There is a phenomenal game of "Chicken" going on. It's being played in Miami, but the struggle over which side will back down is centered on the banks of Switzerland.
In particular, Swiss behemoth UBS, which has asked a federal court in Miami to block disclosure of accounts held by Americans suspected of fraud -- concealing income and assets that should subject to U.S. taxes.
However, the chase of possible tax cheats has collided with the legendary secrecy rules that are the hallmark of the Swiss banking system.
To a large degree, this haven from disclosure has been why Switzerland has prospered over time, profiting from the ill-gotten gains of thieves, war criminals and other abominable characters who have hidden among legitimate depositors. In Zurich, Geneva and Bern, this tradition is precious -- in more ways than one.
That's why the Swiss government says it will do whatever it takes to block U.S. demands that it reveal the names of thousands who might have some explaining to do to the IRS, and maybe prosecutors.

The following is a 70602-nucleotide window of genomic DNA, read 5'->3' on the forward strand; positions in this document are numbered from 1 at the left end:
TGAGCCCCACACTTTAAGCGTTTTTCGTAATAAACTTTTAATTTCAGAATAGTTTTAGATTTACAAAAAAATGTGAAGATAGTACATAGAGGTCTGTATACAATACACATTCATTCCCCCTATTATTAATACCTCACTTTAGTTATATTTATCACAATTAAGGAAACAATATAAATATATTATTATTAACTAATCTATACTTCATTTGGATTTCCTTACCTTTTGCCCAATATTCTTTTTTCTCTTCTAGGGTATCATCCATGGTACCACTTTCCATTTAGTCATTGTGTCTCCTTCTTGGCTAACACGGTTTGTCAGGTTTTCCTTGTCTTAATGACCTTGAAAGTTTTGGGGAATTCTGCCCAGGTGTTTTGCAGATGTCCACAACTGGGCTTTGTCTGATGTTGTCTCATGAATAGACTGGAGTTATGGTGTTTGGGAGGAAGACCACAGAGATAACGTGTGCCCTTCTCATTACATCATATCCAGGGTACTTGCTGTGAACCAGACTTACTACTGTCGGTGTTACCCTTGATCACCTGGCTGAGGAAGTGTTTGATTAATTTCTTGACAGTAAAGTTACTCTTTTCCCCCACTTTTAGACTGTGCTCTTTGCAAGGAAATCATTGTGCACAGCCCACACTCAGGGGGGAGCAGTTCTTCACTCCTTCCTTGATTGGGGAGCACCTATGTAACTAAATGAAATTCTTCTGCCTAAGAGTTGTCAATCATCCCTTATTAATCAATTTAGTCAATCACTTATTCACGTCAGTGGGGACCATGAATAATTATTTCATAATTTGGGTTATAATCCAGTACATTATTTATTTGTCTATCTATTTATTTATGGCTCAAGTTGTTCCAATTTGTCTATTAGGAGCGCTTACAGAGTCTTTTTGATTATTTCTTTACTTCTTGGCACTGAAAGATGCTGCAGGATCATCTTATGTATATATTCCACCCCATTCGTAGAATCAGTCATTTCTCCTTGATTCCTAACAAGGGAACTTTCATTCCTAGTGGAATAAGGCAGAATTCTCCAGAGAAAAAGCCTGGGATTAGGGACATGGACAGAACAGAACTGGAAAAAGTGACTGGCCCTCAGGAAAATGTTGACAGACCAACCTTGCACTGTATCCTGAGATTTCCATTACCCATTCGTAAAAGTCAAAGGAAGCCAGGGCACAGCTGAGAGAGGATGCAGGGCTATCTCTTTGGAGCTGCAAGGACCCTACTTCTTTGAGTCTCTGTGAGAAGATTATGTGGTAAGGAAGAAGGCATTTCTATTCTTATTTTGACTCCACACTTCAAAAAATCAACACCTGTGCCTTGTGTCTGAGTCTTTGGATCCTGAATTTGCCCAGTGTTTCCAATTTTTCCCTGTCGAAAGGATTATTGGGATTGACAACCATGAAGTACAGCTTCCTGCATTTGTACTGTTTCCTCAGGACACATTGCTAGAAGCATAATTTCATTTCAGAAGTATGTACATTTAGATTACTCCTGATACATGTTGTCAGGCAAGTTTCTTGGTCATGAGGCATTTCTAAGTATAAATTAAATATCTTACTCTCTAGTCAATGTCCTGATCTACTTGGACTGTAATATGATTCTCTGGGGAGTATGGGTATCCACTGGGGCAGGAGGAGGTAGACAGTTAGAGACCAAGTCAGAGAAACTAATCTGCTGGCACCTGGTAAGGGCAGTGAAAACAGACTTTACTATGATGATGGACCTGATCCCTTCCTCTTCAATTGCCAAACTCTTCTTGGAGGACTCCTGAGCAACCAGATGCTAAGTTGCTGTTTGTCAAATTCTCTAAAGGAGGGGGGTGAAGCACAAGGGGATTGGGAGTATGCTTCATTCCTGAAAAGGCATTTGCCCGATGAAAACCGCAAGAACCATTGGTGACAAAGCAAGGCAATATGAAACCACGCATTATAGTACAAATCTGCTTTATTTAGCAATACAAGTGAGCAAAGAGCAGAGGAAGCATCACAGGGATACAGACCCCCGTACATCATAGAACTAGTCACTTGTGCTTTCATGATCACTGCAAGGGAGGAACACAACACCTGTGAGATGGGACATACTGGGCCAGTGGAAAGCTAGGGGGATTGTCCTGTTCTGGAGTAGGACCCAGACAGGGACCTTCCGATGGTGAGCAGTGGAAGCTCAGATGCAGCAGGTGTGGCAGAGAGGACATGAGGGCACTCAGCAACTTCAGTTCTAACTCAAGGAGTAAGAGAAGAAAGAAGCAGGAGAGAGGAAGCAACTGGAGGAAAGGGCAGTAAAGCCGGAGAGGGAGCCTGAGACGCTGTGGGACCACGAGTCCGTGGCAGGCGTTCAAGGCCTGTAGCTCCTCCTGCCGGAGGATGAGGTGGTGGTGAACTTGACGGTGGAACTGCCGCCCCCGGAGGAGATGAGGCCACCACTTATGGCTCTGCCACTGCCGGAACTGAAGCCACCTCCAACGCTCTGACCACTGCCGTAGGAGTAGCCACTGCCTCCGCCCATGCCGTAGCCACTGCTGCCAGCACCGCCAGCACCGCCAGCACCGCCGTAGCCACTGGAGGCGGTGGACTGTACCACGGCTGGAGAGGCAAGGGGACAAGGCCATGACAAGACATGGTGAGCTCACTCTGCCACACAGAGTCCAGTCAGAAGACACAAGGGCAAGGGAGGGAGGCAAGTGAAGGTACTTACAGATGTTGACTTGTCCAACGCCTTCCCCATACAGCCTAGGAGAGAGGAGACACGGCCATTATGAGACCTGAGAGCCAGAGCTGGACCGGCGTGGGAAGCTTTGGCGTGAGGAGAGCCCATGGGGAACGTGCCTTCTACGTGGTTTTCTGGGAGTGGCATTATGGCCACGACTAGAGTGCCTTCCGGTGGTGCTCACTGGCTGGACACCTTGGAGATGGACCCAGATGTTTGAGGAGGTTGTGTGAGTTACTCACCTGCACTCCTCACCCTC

So Switzerland is now digging in its national heels. If the federal judge orders UBS to reveal customers who may be tax scofflaws, Swiss officials may take further action to prevent that from happening.
That could put UBS up to its assets in a dilemma. It has huge amounts of those assets in the U-S-of-A. If American officials are truly serious, they could ask the judge to seize them, and put the multibillion-dollar operation here into receivership.
Is this fun or what? Of course one group is not enjoying this at all. To be sure, they're rooting for Switzerland for the same reason. If the barriers come down, then we'll know who they are as they're called to account about their accounts.